Priming is often debated regarding hemodilution and thus hemolysis. While numerous publications highlight the possible decrease in hemoglobin concentration and thus potential reduction in global oxygen delivery (DO2) during massive transfusions of crystalloids and colloids, the essence of the problem of hemodilution anemia is the decrease in Hb concentration rather than the absolute value. Potentially, a decrease in the concentration of other plasma constituents including proteins and electrolytes can induce abnormal oncotic pressure resulting in hemolysis. An in vitro study found that hemodilution of RBCs with a large volume of phosphate-buffered saline (PBS) considerably increases RBC shear stress susceptibility when compared to RBCs diluted with plasma. Plasma’s protective effects can be attributed to the fact that albumin and other negatively charged plasma proteins bind to the surface of cells, drawing sodium ions within. This osmotically active layer may prevent RBCs from absorbing an excessive amount of water (Butler et al. 1992; Sargent et al. 2021). Sometimes, retrograde autologous priming is suggested to minimize the use of crystalloids.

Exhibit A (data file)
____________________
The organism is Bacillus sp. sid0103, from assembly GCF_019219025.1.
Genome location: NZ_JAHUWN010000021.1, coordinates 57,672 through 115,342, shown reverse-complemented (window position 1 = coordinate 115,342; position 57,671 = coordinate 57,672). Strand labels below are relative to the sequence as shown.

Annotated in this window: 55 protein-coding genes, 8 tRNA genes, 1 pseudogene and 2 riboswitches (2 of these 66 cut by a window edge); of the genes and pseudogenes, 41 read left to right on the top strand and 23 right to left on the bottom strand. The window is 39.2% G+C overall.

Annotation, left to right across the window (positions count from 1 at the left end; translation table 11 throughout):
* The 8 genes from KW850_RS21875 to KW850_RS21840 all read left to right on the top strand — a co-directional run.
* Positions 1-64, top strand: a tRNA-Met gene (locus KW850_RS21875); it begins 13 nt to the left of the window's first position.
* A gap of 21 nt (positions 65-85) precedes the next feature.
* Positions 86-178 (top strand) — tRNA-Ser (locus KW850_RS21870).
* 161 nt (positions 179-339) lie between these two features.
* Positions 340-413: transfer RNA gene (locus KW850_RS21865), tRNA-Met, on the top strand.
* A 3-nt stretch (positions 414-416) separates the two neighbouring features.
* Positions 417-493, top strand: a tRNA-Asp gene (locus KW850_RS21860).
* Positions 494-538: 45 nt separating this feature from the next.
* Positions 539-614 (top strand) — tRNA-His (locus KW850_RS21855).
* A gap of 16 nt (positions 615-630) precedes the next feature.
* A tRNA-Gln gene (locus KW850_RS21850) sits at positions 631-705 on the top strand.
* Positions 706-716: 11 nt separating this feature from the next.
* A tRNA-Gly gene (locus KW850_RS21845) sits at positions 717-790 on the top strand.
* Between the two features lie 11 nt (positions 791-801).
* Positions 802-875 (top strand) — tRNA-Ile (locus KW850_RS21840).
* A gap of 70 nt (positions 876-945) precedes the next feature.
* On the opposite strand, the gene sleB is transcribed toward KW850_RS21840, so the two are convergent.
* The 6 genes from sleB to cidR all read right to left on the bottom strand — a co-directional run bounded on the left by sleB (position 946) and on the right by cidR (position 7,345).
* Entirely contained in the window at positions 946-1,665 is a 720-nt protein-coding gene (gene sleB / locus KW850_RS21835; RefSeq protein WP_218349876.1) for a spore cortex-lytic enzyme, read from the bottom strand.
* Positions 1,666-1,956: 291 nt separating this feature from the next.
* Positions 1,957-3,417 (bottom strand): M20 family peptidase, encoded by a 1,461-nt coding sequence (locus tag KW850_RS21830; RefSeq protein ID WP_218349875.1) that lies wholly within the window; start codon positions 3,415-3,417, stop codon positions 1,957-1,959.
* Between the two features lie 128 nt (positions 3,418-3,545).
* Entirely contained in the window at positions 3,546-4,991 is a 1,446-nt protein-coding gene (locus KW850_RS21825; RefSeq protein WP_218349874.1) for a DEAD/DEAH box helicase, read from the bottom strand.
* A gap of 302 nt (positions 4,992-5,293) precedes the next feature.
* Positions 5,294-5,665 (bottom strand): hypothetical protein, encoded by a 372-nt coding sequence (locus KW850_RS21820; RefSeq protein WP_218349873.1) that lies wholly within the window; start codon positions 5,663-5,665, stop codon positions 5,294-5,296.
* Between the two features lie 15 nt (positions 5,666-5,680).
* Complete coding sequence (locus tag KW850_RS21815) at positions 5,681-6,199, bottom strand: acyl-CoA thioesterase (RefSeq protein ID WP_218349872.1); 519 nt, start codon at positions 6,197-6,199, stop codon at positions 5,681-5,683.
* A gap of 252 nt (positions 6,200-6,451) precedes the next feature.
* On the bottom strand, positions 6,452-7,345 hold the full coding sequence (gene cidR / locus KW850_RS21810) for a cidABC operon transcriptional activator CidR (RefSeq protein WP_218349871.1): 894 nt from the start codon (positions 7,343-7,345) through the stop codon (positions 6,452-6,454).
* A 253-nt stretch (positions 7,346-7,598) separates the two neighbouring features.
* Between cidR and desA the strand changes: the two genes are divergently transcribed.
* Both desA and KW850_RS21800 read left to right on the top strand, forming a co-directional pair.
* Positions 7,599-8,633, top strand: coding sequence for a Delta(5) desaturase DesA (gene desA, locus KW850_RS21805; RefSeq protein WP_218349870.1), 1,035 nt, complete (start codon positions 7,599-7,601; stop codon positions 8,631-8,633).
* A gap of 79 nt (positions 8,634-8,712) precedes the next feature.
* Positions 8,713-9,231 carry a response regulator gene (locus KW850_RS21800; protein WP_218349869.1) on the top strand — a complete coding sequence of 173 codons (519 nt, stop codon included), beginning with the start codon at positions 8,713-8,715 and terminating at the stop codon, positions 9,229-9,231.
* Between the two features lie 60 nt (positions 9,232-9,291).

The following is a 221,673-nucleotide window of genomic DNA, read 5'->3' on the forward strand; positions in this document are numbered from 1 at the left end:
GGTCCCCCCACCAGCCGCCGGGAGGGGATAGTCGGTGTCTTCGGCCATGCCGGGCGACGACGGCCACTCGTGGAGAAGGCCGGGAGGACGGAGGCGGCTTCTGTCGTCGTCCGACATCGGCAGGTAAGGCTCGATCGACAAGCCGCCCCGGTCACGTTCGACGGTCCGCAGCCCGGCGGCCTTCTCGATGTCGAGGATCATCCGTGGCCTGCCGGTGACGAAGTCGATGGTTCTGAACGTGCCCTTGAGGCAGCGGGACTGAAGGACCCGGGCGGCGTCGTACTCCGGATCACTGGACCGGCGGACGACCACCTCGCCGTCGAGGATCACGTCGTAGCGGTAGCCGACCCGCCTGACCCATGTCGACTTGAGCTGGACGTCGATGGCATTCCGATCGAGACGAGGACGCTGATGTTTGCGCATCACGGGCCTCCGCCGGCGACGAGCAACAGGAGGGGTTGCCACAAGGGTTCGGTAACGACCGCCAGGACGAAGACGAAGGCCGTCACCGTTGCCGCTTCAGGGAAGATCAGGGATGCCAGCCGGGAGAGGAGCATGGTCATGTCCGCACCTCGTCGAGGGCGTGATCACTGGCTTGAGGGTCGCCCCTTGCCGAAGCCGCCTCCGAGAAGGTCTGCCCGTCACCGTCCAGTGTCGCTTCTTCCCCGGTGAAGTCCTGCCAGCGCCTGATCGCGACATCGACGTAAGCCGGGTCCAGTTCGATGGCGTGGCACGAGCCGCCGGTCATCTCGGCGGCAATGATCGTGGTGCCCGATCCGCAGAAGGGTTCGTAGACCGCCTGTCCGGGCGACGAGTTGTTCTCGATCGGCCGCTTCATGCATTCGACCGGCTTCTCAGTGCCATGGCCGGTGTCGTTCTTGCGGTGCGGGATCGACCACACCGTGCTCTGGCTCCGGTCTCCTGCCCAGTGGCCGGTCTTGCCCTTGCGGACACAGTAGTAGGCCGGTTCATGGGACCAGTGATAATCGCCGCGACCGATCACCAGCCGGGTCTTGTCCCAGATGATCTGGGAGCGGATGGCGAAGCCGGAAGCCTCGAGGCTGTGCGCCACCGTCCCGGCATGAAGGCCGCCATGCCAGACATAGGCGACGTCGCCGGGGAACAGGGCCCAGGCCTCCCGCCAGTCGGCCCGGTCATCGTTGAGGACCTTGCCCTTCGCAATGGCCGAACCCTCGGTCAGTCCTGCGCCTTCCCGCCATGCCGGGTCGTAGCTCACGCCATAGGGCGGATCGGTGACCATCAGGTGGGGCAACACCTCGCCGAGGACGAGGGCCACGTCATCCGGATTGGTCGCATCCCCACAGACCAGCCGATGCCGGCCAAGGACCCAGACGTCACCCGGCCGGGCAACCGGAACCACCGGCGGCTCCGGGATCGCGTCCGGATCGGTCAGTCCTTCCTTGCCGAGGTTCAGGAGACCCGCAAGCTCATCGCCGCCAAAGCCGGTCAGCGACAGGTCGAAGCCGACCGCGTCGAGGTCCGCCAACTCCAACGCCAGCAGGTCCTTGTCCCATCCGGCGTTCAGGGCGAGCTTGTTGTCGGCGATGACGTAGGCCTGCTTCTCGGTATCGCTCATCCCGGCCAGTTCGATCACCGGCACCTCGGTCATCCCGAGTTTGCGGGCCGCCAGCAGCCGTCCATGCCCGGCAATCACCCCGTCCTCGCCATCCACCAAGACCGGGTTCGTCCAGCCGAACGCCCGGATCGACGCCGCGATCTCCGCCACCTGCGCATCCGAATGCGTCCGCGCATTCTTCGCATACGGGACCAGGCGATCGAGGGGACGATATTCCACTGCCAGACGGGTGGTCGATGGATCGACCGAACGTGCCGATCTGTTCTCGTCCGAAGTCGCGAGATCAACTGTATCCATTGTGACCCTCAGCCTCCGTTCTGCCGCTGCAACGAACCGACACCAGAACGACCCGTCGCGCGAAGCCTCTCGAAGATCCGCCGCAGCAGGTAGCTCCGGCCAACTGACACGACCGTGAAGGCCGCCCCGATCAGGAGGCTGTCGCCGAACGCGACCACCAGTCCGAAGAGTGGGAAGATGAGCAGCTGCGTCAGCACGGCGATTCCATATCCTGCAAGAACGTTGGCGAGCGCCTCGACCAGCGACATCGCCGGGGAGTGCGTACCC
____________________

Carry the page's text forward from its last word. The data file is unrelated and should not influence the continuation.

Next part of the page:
Air-blood boundary and suction

There is a widespread belief that contact between blood and air in the venous reservoir, oxygenator, left ventricle venting, and suction can cause hemolysis during CPB. This belief may only be partially true. In an in vitro model, it has been shown that hemolysis is induced not by simple exposure to air alone but by a combination of air exposure and negative pressure. The amount of hemolysis is directly related to the vacuum applied at the air-blood interface (Pohlmann et al. 2009).